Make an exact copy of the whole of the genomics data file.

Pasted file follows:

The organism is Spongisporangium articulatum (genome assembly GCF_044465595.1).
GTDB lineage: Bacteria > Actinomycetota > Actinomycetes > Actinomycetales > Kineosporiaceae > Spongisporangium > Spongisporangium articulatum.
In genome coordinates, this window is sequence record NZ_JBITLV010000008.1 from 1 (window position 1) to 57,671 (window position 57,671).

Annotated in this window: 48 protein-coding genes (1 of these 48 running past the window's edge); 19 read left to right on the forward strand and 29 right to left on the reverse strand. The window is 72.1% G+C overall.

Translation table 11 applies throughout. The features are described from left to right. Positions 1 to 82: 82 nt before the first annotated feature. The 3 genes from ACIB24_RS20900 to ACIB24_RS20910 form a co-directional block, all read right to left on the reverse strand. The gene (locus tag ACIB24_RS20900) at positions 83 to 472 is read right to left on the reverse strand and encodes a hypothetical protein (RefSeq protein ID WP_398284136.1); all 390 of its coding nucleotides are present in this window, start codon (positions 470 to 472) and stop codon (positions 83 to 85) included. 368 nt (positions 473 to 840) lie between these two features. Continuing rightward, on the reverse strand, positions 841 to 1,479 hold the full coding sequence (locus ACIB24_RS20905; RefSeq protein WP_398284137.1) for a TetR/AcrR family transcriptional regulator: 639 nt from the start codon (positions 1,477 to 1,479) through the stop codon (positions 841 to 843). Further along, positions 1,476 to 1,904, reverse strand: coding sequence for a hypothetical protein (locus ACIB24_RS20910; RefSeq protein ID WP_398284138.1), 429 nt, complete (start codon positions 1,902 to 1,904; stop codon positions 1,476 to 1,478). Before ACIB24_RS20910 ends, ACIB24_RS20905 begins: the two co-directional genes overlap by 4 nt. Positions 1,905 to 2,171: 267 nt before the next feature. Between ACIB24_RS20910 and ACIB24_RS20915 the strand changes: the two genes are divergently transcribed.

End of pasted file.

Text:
The organism is Spongisporangium articulatum (genome assembly GCF_044465595.1).
GTDB lineage: Bacteria > Actinomycetota > Actinomycetes > Actinomycetales > Kineosporiaceae > Spongisporangium > Spongisporangium articulatum.
In genome coordinates, this window is sequence record NZ_JBITLV010000008.1 from 1 (window position 1) to 57,671 (window position 57,671).

Annotated in this window: 48 protein-coding genes (1 of these 48 running past the window's edge); 19 read left to right on the forward strand and 29 right to left on the reverse strand. The window is 72.1% G+C overall.

Translation table 11 applies throughout. The features are described from left to right. Positions 1 to 82: 82 nt before the first annotated feature. The 3 genes from ACIB24_RS20900 to ACIB24_RS20910 form a co-directional block, all read right to left on the reverse strand. The gene (locus tag ACIB24_RS20900) at positions 83 to 472 is read right to left on the reverse strand and encodes a hypothetical protein (RefSeq protein ID WP_398284136.1); all 390 of its coding nucleotides are present in this window, start codon (positions 470 to 472) and stop codon (positions 83 to 85) included. 368 nt (positions 473 to 840) lie between these two features. Continuing rightward, on the reverse strand, positions 841 to 1,479 hold the full coding sequence (locus ACIB24_RS20905; RefSeq protein WP_398284137.1) for a TetR/AcrR family transcriptional regulator: 639 nt from the start codon (positions 1,477 to 1,479) through the stop codon (positions 841 to 843). Further along, positions 1,476 to 1,904, reverse strand: coding sequence for a hypothetical protein (locus ACIB24_RS20910; RefSeq protein ID WP_398284138.1), 429 nt, complete (start codon positions 1,902 to 1,904; stop codon positions 1,476 to 1,478). Before ACIB24_RS20910 ends, ACIB24_RS20905 begins: the two co-directional genes overlap by 4 nt. Positions 1,905 to 2,171: 267 nt before the next feature. Between ACIB24_RS20910 and ACIB24_RS20915 the strand changes: the two genes are divergently transcribed.